How does the minimum wage compare to top pay?


Earlier this week the government announced that the minimum wage will rise to £6.31 from October this year. This marks a 1.9 per cent increase on the current rate of £6.19 and means the fourth straight annual fall in the real value of the minimum wage after inflation. The new rate was announced by Vince Cable at a Resolution Foundation event, held with the High Pay Centre and the Institute of Directors, to bring together debates about high pay and low pay. So how exactly does the minimum wage compare to the hourly wages received by those higher up the earnings distribution?

Figure 1 below shows the gross hourly wage at different points in the hourly earnings distribution: the National Minimum Wage from October 2012 and the new rate from October 2013, and at the 50th (the median), 70th, 90th and 99th percentiles. The earnings distribution considered here relates to the gross hourly wage received by full-time employees as recorded in the Annual Survey of Hours and Earnings (ASHE). This measure excludes overtime but includes any bonus payments or incentive pay received in the reference pay period.1

The analysis shows that a full-time worker halfway up the earnings scale gets roughly twice the wage of a minimum-wage worker, at just under £13. The employee at the 70th percentile – that is the worker who is situated 70% up the hourly wage distribution – commands an hourly wage around three times greater than the minimum wage at just over £17.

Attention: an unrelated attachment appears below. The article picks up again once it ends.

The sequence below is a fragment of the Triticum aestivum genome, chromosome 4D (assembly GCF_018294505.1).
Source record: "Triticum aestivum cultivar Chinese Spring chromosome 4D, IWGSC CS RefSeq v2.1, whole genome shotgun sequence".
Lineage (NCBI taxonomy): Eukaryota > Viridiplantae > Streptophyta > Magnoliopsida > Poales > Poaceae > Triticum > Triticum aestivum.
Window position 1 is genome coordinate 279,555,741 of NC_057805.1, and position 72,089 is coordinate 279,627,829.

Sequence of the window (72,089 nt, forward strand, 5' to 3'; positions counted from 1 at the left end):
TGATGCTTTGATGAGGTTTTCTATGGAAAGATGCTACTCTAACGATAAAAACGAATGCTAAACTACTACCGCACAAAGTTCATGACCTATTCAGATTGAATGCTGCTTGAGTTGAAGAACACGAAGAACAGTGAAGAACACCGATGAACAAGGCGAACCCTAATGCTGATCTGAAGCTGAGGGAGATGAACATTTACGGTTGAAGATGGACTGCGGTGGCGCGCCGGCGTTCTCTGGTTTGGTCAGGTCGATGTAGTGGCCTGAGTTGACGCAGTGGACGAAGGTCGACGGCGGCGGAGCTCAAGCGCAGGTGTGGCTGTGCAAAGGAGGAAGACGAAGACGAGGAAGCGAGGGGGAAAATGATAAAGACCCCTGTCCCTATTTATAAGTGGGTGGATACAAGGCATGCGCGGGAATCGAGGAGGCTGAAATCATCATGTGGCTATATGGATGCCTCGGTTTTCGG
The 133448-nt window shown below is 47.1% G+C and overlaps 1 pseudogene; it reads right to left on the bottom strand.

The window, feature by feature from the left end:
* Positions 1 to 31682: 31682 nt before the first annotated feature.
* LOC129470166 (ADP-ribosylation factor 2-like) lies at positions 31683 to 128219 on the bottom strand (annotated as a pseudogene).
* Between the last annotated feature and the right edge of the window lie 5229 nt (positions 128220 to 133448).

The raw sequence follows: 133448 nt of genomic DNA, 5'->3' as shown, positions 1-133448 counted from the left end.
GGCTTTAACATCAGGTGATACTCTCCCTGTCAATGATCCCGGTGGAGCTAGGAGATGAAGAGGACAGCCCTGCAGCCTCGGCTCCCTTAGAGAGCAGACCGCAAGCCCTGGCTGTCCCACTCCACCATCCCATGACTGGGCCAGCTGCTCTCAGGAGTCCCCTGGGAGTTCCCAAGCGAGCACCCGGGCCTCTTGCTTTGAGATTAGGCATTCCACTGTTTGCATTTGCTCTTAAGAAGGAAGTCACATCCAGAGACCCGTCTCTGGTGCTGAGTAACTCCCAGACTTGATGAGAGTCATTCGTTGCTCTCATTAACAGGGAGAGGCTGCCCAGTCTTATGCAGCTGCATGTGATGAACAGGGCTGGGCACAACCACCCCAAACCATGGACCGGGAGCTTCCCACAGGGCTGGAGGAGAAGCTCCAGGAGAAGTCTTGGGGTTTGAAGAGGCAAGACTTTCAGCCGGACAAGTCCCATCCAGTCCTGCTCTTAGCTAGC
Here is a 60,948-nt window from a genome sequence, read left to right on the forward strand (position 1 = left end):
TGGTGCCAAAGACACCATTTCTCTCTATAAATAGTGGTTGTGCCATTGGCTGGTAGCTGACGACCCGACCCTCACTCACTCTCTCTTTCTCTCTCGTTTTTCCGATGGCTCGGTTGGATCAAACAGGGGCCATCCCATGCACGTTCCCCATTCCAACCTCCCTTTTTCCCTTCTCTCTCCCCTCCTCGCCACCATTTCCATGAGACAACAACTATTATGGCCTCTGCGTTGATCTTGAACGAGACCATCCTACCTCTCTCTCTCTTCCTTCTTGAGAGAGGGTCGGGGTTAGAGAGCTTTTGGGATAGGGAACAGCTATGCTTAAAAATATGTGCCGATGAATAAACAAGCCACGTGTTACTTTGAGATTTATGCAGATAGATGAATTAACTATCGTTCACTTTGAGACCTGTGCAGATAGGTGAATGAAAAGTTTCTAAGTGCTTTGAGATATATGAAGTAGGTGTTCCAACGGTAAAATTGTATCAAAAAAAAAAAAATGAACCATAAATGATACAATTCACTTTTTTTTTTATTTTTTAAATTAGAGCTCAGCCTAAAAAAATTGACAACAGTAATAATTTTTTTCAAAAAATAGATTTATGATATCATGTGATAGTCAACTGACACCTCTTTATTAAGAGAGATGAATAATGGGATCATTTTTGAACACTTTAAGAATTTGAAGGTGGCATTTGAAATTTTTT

For a worker at the 99th percentile, the disparities are dramatically bigger still. In 2012 the p99 gross hourly wage was £59.31. Someone on this wage working 40 hours a week for 52 weeks per year would take home around £123,365 per year. In contrast, prior to October 2012 the minimum wage stood at £6.08, so a minimum wage employee working the same hours would earn £12,646 per annum. After October 2012 the minimum wage rose to £6.19 per hour, equivalent to an annual full-time salary of £12,875. So the p99 worker earns almost 10 times as much per hour as a minimum wage worker.

This means that a minimum wage worker would need to work for an extraordinary (and impossible) 380 hours a week in order to match the annual salary of someone at the 99th percentile. Alternatively, a minimum wage worker could work 24 hours a day for 830 days – more than two years – to match the p99 worker.

1. The value of bonus payments is potentially understated in this measure because the ASHE reference pay period (April) may not coincide with when many employees actually receive their bonuses. This is likely to affect top earners more because they tend to receive more of their total remuneration in form of bonuses. Therefore the calculated ratios of the p99 hourly wage to the minimum wage presented here are conservative estimates of the disparity between the full remuneration of top earners and minimum wage workers.